Saturday, May. 18, 2024

Kroff Cashes In At Las Vegas National

What happens in Vegas doesn’t stay in Vegas, as this Arizona amateur hopes she’s one step closer to a trip to Gothenburg.

Allison Kroff is on a mission—she’d really like to qualify for and compete in the 2008 FEI World Cup Finals in Gothenburg, Sweden. So her trip to the Las Vegas National (Nev.) was especially rewarding when she earned valuable World Cup points after victory in the $50,000 Las Vegas National Grand Prix CSI-W aboard Nomograaf.
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What happens in Vegas doesn’t stay in Vegas, as this Arizona amateur hopes she’s one step closer to a trip to Gothenburg.

Allison Kroff is on a mission—she’d really like to qualify for and compete in the 2008 FEI World Cup Finals in Gothenburg, Sweden. So her trip to the Las Vegas National (Nev.) was especially rewarding when she earned valuable World Cup points after victory in the $50,000 Las Vegas National Grand Prix CSI-W aboard Nomograaf.

This milestone competition was Kroff’s first blue ribbon in a World Cup qualifier.

“After the class I was shocked,” said Kroff, smiling. “People kept congratulating me, and one person said, ‘You don’t seem too excited.’ I said, ‘I can’t believe it! I’m shocked right now.’ ”

Kroff, 23, didn’t hesitate to show her emotions during the class, however. She described Anthony D’Ambrosio’s first-round course as one of the toughest, but most rewarding, she’s ever tackled.

“When I walked the course I loved it,” said Kroff. “From fences 1 to 2 there was a bending line, then right after that it became intense and technical. He gave you two fences to start off with, then it went from there and you didn’t have a breather.”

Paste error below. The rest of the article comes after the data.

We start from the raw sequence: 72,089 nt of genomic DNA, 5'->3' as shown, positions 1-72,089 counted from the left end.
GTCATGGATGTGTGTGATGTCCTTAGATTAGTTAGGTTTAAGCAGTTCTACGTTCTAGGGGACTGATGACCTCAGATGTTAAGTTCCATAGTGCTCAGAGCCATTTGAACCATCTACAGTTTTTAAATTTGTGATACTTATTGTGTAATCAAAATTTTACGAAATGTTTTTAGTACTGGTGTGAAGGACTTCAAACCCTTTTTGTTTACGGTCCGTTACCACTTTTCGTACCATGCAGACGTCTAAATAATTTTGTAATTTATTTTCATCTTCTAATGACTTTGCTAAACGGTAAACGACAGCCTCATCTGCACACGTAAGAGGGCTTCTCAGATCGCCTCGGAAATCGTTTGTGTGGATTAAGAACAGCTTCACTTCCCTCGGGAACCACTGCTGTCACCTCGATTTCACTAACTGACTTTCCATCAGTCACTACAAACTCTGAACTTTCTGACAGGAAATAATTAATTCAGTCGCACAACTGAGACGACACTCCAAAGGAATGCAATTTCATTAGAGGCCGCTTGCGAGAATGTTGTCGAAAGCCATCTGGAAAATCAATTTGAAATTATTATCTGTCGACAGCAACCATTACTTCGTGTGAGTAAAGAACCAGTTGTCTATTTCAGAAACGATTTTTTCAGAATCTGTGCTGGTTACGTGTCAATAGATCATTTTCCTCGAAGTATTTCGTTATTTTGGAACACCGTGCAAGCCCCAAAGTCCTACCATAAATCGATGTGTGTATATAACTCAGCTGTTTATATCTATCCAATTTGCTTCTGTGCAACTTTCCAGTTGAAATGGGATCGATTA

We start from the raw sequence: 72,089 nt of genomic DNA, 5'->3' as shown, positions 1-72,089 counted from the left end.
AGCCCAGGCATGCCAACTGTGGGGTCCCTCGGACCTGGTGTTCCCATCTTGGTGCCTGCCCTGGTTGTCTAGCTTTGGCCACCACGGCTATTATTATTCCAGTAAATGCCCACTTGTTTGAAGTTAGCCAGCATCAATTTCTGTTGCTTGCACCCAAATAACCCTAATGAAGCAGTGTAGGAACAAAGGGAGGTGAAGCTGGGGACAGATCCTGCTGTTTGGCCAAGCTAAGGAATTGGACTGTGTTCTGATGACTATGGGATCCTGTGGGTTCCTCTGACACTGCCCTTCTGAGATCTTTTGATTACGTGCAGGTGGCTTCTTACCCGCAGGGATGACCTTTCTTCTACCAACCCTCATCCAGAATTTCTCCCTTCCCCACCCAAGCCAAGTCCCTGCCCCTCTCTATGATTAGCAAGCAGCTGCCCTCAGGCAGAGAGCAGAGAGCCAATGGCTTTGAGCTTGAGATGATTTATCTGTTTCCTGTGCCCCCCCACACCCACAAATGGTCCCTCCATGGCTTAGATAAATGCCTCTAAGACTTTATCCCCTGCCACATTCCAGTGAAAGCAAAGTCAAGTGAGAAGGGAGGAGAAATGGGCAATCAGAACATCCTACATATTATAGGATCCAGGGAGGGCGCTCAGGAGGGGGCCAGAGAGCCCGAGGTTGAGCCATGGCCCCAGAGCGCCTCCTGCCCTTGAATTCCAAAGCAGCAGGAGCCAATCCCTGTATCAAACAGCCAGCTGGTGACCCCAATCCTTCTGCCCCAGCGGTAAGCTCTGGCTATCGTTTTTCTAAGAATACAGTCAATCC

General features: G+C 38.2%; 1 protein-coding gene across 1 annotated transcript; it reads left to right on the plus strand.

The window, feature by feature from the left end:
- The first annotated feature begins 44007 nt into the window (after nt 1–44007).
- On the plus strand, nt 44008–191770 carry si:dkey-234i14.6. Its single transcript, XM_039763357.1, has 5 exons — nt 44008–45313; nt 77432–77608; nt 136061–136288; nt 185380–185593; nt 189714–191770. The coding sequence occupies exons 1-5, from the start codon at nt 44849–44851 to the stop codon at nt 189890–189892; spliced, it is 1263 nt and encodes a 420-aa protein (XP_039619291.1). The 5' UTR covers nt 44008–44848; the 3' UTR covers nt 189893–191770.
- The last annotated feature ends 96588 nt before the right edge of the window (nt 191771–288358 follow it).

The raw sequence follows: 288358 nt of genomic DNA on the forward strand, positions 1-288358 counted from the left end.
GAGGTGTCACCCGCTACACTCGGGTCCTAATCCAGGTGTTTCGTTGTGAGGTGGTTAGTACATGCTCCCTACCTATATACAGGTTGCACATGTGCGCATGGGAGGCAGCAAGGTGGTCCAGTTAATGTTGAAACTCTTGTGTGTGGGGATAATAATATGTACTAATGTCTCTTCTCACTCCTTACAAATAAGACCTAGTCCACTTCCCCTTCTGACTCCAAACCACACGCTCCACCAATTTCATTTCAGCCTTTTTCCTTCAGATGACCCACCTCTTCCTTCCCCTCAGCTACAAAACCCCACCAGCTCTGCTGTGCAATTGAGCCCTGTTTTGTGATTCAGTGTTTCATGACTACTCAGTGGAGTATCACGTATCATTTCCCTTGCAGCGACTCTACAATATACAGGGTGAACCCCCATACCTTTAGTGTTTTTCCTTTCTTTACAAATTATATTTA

Kroff said she was especially focused on the rideability tests D’Ambrosio asked because she’s confident that her horse, Nomograaf, a 12-year-old Dutch Warmblood, has the scope to tackle the heights and spreads.

Nevertheless, she didn’t exactly go into the ring with the utmost confidence.

“I went 26th in the order and watched six go before me. But when three in a row fell off, I was nervous after that,” she said laughing. “I said to myself, ‘I need to watch one more go.’ So I watched Ali Nilforushan and thought, ‘OK, he didn’t fall off so the course is doable.’ ”

Stick To The Plan

Kroff returned to the barn, cleared her head and concentrated on riding her plan.

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“When I got out there I was so nervous,” she said. “Luckily, my horse walked in and was amazing. He gave 150 percent. As I was going around, he was listening so well. I got to the halfway point and thought, ‘Wow, I’m still clear.’ ”

In fact, Kroff was one of just two to successfully negotiate the course without faults. Canadian Chris Pratt and Royal Beach Farao also jumped clear and joined Kroff in the two-horse jump-off.

Two others collected just 1 time fault by exceeding the 78-second time allowed—Keri Potter aboard Rockford I placed third, and Robert Ridland was fourth with Mahon Point.

In the tie-breaker, Pratt set the standard with a clear and moderately fast time of 41.26 seconds. Then, it was up to Kroff to choose her destiny.

“He went first, and I was able to watch him in the jump-off,” she said. “I was wondering if he was going to go for the slow clear or go super fast. After he went, I was thinking, ‘I don’t need to go fast. My horse is naturally fast.’ ”